Iatrogenic Bullae following cupping therapy

Che-Wei Lin, Jimmy Tse Jen Wang, Cheuk Sing Choy, Heng Hsin Tung

Research output: Contribution to journalArticlepeer-review

13 Citations (Scopus)


Background: Cupping therapy is a popular technique in Traditional Chinese Medicine. Cupping is the application of a vacuum to a closed system cup on a specific area of skin. Subject and setting: A 55-year-old, previously healthy man presented at our emergency department (ED) due to tingling and a painful sensation on his back after receiving cupping therapy while on his private airplane. Physical examination of the patient's back revealed multiple blisters within circular marks of differing sizes and varying shades of redness, petechiae, and ecchymosis. Results: After regular, judicious changes of sterile dressing over several weeks at our ED, the vesicle healed well and left no visible scars. Conclusions: Although bleeding, erythema, edema, and ecchymosis are created on purpose to achieve acupuncture point microcirculation, complications such as burn injury and thrombocytopenia also have been reported. We report a case of cupping-related blisters as a result of changes in atmospheric pressure related to the unexpected descent of an airplane.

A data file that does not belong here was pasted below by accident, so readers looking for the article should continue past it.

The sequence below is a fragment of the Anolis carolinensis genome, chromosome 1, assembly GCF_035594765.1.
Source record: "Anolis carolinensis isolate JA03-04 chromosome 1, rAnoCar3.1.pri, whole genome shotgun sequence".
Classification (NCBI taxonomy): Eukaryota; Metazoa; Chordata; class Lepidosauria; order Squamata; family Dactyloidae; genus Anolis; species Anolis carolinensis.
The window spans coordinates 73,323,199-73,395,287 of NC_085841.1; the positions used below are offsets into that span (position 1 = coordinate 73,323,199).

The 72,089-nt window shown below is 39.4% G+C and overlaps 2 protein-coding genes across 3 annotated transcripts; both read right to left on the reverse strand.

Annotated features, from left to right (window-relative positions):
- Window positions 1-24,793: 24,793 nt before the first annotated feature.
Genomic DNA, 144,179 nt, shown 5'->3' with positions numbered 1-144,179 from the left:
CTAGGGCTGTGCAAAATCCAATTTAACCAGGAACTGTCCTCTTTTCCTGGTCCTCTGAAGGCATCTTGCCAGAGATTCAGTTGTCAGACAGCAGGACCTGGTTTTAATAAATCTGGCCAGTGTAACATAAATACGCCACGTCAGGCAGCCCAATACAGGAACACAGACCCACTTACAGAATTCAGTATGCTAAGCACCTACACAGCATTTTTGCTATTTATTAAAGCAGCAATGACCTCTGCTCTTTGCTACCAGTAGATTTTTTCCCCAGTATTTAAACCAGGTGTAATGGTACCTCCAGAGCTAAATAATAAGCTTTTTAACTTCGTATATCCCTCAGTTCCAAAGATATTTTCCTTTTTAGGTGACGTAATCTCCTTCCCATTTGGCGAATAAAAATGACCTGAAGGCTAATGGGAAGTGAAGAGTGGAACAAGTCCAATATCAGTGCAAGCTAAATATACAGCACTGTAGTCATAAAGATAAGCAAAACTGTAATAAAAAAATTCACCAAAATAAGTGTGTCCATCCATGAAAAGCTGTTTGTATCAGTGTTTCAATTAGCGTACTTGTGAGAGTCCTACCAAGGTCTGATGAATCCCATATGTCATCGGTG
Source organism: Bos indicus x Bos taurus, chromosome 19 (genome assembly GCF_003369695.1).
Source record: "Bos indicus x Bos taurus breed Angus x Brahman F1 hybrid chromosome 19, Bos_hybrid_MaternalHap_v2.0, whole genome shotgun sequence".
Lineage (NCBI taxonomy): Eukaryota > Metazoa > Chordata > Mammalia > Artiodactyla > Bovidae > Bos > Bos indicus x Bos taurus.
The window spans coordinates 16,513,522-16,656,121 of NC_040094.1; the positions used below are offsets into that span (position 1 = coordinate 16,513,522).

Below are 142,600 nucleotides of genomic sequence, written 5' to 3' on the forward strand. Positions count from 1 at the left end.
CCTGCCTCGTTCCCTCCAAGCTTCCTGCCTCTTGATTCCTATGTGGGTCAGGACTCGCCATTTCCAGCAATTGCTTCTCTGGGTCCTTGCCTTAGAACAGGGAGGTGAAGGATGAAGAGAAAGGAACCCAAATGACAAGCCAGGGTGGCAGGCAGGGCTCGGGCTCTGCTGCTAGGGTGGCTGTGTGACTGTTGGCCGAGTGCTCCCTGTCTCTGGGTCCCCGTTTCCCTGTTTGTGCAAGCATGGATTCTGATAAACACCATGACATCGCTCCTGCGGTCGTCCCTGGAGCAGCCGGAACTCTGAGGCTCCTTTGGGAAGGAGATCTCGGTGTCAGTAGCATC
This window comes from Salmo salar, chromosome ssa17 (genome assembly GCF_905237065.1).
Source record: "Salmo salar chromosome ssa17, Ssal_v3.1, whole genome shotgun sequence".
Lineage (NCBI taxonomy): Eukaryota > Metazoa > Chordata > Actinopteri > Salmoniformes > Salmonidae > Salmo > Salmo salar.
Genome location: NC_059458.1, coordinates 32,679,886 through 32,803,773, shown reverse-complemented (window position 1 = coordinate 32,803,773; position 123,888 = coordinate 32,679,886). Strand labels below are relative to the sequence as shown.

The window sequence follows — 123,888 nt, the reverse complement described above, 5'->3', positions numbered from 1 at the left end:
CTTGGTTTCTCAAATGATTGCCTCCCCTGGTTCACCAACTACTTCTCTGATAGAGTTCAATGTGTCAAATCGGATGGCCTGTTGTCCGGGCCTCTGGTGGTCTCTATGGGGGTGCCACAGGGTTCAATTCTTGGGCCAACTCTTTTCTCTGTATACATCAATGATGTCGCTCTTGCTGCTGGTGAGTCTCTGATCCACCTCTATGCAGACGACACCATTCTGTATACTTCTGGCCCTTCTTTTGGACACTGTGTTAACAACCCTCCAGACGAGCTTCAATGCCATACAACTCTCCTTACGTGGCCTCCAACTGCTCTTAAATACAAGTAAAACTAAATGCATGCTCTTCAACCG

Original languageEnglish
Pages (from-to)1243-1245
Number of pages3
JournalJournal of Alternative and Complementary Medicine
Issue number11
Publication statusPublished - Nov 1 2009

ASJC Scopus subject areas

  • Complementary and alternative medicine


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